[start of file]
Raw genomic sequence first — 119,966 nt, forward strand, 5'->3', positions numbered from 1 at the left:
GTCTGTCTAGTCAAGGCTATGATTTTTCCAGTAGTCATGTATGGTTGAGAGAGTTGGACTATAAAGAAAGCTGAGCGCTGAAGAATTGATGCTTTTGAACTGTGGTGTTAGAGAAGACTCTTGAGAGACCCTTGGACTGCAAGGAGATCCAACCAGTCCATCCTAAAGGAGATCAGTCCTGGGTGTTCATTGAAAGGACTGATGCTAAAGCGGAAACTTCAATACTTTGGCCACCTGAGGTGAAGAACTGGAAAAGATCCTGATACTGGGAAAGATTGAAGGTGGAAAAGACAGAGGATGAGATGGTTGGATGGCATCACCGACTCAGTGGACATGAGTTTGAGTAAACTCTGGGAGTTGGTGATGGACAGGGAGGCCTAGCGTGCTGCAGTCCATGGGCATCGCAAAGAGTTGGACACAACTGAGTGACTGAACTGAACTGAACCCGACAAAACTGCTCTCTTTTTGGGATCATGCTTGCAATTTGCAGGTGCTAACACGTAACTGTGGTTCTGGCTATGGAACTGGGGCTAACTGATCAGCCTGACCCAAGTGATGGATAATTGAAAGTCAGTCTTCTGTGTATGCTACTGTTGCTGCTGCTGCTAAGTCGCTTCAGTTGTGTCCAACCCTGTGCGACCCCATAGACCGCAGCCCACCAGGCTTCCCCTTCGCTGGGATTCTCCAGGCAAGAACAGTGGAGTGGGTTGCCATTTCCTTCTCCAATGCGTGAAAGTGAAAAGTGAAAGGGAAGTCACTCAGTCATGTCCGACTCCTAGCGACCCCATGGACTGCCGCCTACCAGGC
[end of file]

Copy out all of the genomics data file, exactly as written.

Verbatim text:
Raw genomic sequence first — 119,966 nt, forward strand, 5'->3', positions numbered from 1 at the left:
GTCTGTCTAGTCAAGGCTATGATTTTTCCAGTAGTCATGTATGGTTGAGAGAGTTGGACTATAAAGAAAGCTGAGCGCTGAAGAATTGATGCTTTTGAACTGTGGTGTTAGAGAAGACTCTTGAGAGACCCTTGGACTGCAAGGAGATCCAACCAGTCCATCCTAAAGGAGATCAGTCCTGGGTGTTCATTGAAAGGACTGATGCTAAAGCGGAAACTTCAATACTTTGGCCACCTGAGGTGAAGAACTGGAAAAGATCCTGATACTGGGAAAGATTGAAGGTGGAAAAGACAGAGGATGAGATGGTTGGATGGCATCACCGACTCAGTGGACATGAGTTTGAGTAAACTCTGGGAGTTGGTGATGGACAGGGAGGCCTAGCGTGCTGCAGTCCATGGGCATCGCAAAGAGTTGGACACAACTGAGTGACTGAACTGAACTGAACCCGACAAAACTGCTCTCTTTTTGGGATCATGCTTGCAATTTGCAGGTGCTAACACGTAACTGTGGTTCTGGCTATGGAACTGGGGCTAACTGATCAGCCTGACCCAAGTGATGGATAATTGAAAGTCAGTCTTCTGTGTATGCTACTGTTGCTGCTGCTGCTAAGTCGCTTCAGTTGTGTCCAACCCTGTGCGACCCCATAGACCGCAGCCCACCAGGCTTCCCCTTCGCTGGGATTCTCCAGGCAAGAACAGTGGAGTGGGTTGCCATTTCCTTCTCCAATGCGTGAAAGTGAAAAGTGAAAGGGAAGTCACTCAGTCATGTCCGACTCCTAGCGACCCCATGGACTGCCGCCTACCAGGC